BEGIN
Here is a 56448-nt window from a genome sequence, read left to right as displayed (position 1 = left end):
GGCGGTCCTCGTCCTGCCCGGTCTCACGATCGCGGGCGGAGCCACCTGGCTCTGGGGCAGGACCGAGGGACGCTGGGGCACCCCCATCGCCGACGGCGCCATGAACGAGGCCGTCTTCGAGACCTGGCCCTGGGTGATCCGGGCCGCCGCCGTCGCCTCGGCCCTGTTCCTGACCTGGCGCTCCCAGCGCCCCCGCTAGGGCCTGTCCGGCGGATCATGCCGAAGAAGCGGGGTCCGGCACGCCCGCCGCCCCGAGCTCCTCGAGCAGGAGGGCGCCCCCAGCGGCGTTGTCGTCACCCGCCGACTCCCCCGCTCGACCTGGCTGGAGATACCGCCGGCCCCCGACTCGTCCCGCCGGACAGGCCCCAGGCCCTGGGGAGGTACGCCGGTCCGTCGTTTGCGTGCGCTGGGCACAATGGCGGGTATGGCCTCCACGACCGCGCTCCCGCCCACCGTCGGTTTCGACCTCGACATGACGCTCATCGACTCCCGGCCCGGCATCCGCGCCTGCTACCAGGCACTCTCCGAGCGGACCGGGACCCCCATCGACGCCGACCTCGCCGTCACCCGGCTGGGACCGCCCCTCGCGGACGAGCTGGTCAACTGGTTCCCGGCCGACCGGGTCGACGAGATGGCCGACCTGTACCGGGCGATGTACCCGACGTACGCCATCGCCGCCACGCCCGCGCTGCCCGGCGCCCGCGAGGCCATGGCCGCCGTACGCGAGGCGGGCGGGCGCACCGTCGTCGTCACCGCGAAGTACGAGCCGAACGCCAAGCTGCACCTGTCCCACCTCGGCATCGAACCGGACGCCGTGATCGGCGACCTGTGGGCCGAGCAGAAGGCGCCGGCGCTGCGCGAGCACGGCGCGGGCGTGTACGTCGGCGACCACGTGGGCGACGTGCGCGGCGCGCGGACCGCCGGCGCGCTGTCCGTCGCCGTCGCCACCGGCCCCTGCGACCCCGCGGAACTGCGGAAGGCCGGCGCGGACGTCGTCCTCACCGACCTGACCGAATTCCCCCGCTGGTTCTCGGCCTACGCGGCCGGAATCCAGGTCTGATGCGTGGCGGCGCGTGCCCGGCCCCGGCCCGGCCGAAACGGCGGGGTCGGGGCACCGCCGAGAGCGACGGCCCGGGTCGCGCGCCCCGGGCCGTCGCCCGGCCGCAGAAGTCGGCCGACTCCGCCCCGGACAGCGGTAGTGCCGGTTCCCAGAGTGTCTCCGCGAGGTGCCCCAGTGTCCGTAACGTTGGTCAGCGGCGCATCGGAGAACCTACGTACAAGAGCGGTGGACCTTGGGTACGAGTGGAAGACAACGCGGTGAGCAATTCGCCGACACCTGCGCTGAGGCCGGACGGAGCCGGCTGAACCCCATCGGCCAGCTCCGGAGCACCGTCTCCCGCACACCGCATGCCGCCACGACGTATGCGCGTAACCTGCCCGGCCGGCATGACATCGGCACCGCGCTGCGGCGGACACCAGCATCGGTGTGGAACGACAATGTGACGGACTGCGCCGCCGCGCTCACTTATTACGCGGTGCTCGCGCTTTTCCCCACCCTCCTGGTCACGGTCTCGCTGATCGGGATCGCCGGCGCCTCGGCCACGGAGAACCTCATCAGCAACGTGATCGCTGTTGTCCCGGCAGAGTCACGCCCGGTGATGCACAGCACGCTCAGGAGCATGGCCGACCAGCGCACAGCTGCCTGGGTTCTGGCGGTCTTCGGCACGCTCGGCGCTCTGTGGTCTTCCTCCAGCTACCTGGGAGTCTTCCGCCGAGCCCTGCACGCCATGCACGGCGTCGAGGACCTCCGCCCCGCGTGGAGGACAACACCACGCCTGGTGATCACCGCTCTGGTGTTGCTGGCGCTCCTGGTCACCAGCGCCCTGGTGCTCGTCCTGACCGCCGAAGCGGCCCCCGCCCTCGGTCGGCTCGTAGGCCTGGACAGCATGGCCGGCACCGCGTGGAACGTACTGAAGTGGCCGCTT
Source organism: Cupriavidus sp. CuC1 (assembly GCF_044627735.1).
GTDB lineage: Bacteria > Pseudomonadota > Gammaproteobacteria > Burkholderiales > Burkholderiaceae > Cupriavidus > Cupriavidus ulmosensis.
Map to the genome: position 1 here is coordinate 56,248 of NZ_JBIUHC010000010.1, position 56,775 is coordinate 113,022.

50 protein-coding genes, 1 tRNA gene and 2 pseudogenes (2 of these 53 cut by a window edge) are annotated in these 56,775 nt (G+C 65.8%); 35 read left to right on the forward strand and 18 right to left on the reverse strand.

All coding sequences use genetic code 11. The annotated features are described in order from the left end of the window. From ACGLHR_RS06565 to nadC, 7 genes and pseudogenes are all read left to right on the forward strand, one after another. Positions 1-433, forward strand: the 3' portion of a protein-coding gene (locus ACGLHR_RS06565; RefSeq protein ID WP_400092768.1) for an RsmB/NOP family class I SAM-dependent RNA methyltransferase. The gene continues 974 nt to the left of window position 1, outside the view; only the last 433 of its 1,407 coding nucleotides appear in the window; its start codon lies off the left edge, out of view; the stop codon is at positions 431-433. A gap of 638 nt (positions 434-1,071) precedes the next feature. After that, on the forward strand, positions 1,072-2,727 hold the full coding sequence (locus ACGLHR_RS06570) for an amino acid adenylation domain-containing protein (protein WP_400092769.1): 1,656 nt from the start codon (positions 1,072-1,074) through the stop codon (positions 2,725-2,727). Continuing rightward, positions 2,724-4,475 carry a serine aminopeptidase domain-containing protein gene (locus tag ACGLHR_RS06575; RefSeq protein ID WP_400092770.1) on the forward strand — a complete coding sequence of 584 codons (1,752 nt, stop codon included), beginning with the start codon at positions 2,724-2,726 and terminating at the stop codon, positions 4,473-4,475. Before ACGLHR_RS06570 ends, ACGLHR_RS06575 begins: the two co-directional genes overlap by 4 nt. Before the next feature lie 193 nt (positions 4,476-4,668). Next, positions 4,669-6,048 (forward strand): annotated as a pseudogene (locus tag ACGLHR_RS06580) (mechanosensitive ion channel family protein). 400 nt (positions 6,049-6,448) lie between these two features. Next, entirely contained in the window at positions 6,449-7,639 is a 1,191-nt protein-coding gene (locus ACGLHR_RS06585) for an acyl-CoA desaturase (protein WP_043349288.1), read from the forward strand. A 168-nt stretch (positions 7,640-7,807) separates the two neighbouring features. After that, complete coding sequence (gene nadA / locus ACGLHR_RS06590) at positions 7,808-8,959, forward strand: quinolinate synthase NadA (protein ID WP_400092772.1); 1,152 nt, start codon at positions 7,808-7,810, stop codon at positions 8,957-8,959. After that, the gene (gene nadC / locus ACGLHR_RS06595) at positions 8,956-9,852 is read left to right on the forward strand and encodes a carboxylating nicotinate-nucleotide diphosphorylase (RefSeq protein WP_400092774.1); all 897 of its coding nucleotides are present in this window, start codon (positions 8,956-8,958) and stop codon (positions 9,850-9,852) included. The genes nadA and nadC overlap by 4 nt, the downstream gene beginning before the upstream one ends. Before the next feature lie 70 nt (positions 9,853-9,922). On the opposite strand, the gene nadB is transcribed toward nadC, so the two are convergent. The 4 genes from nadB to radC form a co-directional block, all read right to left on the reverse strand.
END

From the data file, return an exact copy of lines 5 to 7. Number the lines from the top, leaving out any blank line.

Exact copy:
Map to the genome: position 1 here is coordinate 56,248 of NZ_JBIUHC010000010.1, position 56,775 is coordinate 113,022.

50 protein-coding genes, 1 tRNA gene and 2 pseudogenes (2 of these 53 cut by a window edge) are annotated in these 56,775 nt (G+C 65.8%); 35 read left to right on the forward strand and 18 right to left on the reverse strand.

All coding sequences use genetic code 11. The annotated features are described in order from the left end of the window. From ACGLHR_RS06565 to nadC, 7 genes and pseudogenes are all read left to right on the forward strand, one after another. Positions 1-433, forward strand: the 3' portion of a protein-coding gene (locus ACGLHR_RS06565; RefSeq protein ID WP_400092768.1) for an RsmB/NOP family class I SAM-dependent RNA methyltransferase. The gene continues 974 nt to the left of window position 1, outside the view; only the last 433 of its 1,407 coding nucleotides appear in the window; its start codon lies off the left edge, out of view; the stop codon is at positions 431-433. A gap of 638 nt (positions 434-1,071) precedes the next feature. After that, on the forward strand, positions 1,072-2,727 hold the full coding sequence (locus ACGLHR_RS06570) for an amino acid adenylation domain-containing protein (protein WP_400092769.1): 1,656 nt from the start codon (positions 1,072-1,074) through the stop codon (positions 2,725-2,727). Continuing rightward, positions 2,724-4,475 carry a serine aminopeptidase domain-containing protein gene (locus tag ACGLHR_RS06575; RefSeq protein ID WP_400092770.1) on the forward strand — a complete coding sequence of 584 codons (1,752 nt, stop codon included), beginning with the start codon at positions 2,724-2,726 and terminating at the stop codon, positions 4,473-4,475. Before ACGLHR_RS06570 ends, ACGLHR_RS06575 begins: the two co-directional genes overlap by 4 nt. Before the next feature lie 193 nt (positions 4,476-4,668). Next, positions 4,669-6,048 (forward strand): annotated as a pseudogene (locus tag ACGLHR_RS06580) (mechanosensitive ion channel family protein). 400 nt (positions 6,049-6,448) lie between these two features. Next, entirely contained in the window at positions 6,449-7,639 is a 1,191-nt protein-coding gene (locus ACGLHR_RS06585) for an acyl-CoA desaturase (protein WP_043349288.1), read from the forward strand. A 168-nt stretch (positions 7,640-7,807) separates the two neighbouring features. After that, complete coding sequence (gene nadA / locus ACGLHR_RS06590) at positions 7,808-8,959, forward strand: quinolinate synthase NadA (protein ID WP_400092772.1); 1,152 nt, start codon at positions 7,808-7,810, stop codon at positions 8,957-8,959. After that, the gene (gene nadC / locus ACGLHR_RS06595) at positions 8,956-9,852 is read left to right on the forward strand and encodes a carboxylating nicotinate-nucleotide diphosphorylase (RefSeq protein WP_400092774.1); all 897 of its coding nucleotides are present in this window, start codon (positions 8,956-8,958) and stop codon (positions 9,850-9,852) included. The genes nadA and nadC overlap by 4 nt, the downstream gene beginning before the upstream one ends. Before the next feature lie 70 nt (positions 9,853-9,922). On the opposite strand, the gene nadB is transcribed toward nadC, so the two are convergent. The 4 genes from nadB to radC form a co-directional block, all read right to left on the reverse strand.